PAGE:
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DeSantis McCarthy Feud: Why DeSantis Targets McCarthy


This prompted an explosive response from Florida’s governor.

“Kevin McCarthy says I’m a little different from Donald Trump. I agree,” DeSantis posted on social media Monday. “In Florida, we run budget surpluses. We have paid off our debt. I kept every one of my promises. Meanwhile, McCarthy and Trump worked together to add $7 trillion — more debt than our country accumulated in its first 200 years — to the debt in just four years.

The attack on McCarthy takes DeSantis back to his own political roots, as a founding member of the House Freedom Caucus — a group that is now a key focal point of opposition to McCarthy and his proposed spending-cut deal. POLITICO reported last week that DeSantis spoke by phone with several members of the group, including representatives. Chip Roy, Thomas Massié And Bob good — and urged them to “keep fighting” through their impasse over efforts to keep the government open.

“This is an opportunity for Governor DeSantis to identify with the base of the Republican Party and implicitly challenge President Trump to do the same,” said Justin Sayfie, a partner at the lobbying firm Ballard Partners who raised the money for DeSantis.

For DeSantis, the feud provides him with some talking points on the campaign trail, including bragging about how he handled his home state and bolstering his image as an anti-Washington candidate. It comes as DeSantis has faced increasing scrutiny from Republican donors and a lagging campaign operation that has had to be reset repeatedly.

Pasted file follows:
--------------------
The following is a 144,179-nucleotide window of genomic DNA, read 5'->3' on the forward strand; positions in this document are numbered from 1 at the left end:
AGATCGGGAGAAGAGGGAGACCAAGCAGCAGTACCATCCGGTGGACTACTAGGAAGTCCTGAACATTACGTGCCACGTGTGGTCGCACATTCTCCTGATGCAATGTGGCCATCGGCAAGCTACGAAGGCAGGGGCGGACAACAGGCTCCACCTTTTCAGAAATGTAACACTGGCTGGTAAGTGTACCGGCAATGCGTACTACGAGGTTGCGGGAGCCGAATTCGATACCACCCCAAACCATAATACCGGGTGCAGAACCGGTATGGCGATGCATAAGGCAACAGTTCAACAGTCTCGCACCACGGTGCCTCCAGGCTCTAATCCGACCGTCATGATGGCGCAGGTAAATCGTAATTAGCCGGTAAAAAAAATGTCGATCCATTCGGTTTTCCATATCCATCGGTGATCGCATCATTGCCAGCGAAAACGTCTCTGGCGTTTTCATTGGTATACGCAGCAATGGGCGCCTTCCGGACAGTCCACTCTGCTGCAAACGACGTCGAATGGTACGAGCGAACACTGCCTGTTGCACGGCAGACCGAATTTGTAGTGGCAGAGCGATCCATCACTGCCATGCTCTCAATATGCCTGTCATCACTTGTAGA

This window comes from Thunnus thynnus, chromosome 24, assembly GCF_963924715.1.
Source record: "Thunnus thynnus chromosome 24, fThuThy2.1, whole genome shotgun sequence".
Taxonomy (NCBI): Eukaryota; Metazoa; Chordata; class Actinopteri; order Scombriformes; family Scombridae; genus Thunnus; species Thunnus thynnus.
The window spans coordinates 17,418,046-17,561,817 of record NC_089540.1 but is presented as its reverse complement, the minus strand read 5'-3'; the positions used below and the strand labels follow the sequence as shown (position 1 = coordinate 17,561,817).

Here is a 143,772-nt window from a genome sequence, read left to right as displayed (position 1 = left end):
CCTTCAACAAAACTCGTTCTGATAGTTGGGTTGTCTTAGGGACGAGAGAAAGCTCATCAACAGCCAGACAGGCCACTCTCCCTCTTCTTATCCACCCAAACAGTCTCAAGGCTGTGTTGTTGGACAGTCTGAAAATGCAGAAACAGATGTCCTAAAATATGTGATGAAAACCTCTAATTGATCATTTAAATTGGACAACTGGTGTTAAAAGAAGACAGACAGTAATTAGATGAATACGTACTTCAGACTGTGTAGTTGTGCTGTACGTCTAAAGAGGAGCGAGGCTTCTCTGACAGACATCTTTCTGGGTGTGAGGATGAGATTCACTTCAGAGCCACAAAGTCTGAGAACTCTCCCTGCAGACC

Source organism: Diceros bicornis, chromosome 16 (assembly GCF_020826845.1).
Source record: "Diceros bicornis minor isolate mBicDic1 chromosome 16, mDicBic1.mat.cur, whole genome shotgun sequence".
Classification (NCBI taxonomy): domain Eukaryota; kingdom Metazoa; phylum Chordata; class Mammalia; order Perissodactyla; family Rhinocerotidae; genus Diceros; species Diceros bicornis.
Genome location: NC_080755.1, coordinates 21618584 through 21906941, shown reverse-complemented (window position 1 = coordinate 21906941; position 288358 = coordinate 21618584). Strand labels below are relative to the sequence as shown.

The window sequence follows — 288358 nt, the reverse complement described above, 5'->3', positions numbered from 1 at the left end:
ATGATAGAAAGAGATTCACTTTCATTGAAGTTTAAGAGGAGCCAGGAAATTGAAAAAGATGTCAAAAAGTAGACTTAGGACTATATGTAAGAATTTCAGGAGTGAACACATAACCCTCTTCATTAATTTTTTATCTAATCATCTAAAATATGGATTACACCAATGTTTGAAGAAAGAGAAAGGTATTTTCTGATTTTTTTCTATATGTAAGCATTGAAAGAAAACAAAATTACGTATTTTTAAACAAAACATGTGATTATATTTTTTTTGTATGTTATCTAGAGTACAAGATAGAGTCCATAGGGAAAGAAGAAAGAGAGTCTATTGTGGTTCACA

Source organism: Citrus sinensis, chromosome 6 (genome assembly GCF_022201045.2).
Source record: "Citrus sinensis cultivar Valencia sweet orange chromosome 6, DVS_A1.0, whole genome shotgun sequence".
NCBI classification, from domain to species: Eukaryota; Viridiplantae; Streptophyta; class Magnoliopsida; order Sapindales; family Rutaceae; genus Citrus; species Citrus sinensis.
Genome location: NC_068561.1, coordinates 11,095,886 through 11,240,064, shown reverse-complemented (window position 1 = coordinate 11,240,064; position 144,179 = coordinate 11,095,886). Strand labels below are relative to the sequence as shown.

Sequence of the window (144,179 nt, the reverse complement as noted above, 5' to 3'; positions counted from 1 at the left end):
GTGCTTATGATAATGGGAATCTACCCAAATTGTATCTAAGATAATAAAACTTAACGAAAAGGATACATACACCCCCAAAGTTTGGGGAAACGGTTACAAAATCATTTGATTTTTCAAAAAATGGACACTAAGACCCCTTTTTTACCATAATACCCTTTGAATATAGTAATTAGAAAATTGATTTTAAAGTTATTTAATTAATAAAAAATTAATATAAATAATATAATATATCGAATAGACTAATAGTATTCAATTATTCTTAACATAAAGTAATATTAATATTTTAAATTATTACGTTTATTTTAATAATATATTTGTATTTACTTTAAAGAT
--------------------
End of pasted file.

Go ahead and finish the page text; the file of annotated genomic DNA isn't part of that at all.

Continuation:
It also gives him a way to address conservatives’ possible fears about certain elements of Trump’s record. The former president has a sizable lead in the polls and so far his opponents, including DeSantis, have largely been reluctant to criticize him for where his record in office deviated from hard-right orthodoxy, including including his lax approach to government spending.

“Right now, you unfortunately have a large number of members of the House Republican Party who are, frankly, too afraid to take on Trump,” said Roy, who is one of the few members of Congress to support DeSantis .

But some DeSantis supporters didn’t like that McCarthy fought back. Roy said he considered McCarthy’s dig at DeSantis a “dud,” saying “he shouldn’t get into” comparing DeSantis to Trump.

“He has his work cut out for him to lead the House,” he said.

Congressional Republicans who supported Trump, however, pushed back against DeSantis.

representative Greg Steube (R-Fla.) said DeSantis didn’t have many connections on the Hill — most of the Florida delegation, including Steube, supported Trump — and Rep. John Rutherford (R-Fla.) said he didn’t understand why DeSantis would oppose McCarthy.

“If I were him, I think I would root for President McCarthy,” Rutherford said. “I think he’s doing a good job leading this conference, and (DeSantis) was a part of the conference when he was here. He knows Kevin well.

A small irony in all of this is that some Republicans credit DeSantis with helping to flip the House in 2022 to GOP control, albeit by a razor-thin majority. Republicans in Florida and across the country praised DeSantis after the midterms for relying on the GOP-controlled state Legislature to approve congressional redistricting maps that helped Republicans to gain four additional seats in Congress.

Absent such an outcome in Florida, McCarthy, whose staff did not immediately respond to requests for comment, would likely not speak at all.

DeSantis, his critics say, has also not been as concerned about savings as he suggests. Steube pointed out that Florida is constitutionally obligated to balance its budget every year and said “the country would be fine” if the same were true at the federal level. And DeSantis also rejected 2021 Sen. Rick Scott(R-Fla.) is calling on governors to return federal pandemic relief funds, instead using that amount of money to pay for his own priorities — often with great fanfare.

Scott hesitated, however, when asked about it in Tallahassee on Monday. “I gave people the opportunity to give money back to the federal government and they can choose to do that or not,” he said.

Mia McCarthy contributed from Washington, D.C., and Gary Fineout contributed from Tallahassee.